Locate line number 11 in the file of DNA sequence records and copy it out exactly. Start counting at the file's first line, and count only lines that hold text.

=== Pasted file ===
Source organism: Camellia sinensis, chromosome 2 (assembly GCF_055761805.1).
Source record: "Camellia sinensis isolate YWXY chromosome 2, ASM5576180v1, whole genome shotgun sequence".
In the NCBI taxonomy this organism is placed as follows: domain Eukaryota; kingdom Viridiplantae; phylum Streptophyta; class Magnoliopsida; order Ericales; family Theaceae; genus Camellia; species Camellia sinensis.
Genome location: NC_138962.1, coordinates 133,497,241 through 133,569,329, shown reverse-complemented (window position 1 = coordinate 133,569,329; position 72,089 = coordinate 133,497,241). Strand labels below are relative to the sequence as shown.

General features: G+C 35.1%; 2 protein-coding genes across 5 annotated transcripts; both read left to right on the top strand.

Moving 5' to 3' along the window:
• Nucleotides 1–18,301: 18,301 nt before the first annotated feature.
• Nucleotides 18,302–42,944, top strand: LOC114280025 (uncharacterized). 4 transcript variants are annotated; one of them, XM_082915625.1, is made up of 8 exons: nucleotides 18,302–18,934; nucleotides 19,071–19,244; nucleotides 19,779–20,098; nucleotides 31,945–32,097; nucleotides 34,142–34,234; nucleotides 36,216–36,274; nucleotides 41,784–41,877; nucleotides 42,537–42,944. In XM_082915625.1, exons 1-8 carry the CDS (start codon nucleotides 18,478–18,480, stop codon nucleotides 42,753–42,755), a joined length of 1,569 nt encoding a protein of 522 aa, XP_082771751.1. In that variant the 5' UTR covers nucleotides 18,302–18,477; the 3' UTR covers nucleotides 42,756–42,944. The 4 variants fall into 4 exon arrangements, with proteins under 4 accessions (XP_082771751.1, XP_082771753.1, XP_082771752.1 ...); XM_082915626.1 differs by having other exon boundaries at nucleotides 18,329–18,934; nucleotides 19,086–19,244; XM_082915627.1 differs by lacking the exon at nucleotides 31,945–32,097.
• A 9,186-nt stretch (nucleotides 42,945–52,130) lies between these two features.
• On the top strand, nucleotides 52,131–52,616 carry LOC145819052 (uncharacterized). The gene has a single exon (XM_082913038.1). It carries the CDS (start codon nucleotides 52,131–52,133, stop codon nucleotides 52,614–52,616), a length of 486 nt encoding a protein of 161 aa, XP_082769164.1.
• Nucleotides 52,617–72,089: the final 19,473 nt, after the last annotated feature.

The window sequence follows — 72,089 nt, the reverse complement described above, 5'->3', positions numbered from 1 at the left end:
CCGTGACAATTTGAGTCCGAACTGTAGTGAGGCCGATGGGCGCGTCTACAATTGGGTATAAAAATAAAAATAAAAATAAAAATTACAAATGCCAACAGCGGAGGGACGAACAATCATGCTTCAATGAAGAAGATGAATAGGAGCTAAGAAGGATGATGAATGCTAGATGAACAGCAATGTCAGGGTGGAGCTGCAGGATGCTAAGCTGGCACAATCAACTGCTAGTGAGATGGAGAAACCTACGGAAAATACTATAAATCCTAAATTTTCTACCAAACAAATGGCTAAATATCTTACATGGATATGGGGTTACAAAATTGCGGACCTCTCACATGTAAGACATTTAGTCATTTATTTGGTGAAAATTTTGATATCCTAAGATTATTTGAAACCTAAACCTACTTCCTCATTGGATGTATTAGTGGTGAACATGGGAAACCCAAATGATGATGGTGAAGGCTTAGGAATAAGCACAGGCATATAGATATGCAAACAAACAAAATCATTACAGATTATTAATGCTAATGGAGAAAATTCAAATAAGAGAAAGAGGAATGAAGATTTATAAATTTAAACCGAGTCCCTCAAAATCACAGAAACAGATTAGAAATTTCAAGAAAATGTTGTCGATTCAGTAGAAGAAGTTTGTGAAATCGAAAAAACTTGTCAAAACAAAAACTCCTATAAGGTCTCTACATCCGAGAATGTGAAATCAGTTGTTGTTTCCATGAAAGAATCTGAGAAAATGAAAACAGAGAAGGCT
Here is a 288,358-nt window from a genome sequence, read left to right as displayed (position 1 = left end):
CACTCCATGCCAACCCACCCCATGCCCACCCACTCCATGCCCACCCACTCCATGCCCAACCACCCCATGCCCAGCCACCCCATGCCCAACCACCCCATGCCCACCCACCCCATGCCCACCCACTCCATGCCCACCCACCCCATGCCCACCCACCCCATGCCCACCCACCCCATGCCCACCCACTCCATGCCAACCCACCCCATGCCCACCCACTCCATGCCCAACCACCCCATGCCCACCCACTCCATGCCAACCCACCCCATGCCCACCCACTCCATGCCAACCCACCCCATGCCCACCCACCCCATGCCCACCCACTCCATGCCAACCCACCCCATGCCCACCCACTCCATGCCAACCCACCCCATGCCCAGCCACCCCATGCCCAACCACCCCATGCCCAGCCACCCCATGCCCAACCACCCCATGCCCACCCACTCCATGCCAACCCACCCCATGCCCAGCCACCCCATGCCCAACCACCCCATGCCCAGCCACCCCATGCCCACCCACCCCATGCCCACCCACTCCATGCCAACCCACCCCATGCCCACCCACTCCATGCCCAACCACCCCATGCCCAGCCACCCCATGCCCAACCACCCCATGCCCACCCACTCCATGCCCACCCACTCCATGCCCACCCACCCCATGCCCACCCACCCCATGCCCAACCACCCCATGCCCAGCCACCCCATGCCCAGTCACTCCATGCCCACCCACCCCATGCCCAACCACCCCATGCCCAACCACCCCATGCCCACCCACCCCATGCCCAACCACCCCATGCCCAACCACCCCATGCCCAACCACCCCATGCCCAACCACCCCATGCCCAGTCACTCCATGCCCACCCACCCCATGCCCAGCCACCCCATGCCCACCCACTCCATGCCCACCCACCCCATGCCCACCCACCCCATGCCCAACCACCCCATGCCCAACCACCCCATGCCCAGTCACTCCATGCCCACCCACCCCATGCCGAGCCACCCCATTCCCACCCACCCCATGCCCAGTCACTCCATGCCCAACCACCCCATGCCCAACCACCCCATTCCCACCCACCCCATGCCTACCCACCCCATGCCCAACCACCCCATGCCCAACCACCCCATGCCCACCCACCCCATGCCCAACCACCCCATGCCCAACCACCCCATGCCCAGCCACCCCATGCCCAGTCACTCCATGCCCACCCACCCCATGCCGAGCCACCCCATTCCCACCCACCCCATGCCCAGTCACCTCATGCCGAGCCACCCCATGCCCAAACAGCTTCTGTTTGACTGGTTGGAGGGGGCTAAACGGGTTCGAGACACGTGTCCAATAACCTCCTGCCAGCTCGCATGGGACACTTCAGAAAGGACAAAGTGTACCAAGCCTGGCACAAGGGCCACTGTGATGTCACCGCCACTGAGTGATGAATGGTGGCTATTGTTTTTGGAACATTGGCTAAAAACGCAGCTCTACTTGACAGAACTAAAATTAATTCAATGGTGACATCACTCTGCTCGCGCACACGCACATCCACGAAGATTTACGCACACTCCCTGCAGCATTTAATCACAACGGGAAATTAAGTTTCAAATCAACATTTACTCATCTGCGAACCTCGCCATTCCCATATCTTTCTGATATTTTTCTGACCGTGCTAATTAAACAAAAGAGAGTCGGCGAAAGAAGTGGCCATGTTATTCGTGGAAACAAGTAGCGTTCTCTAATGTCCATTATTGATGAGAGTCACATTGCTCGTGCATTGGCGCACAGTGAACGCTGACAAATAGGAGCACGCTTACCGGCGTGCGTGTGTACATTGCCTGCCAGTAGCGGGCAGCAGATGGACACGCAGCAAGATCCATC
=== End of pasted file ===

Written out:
• Nucleotides 52,617–72,089: the final 19,473 nt, after the last annotated feature.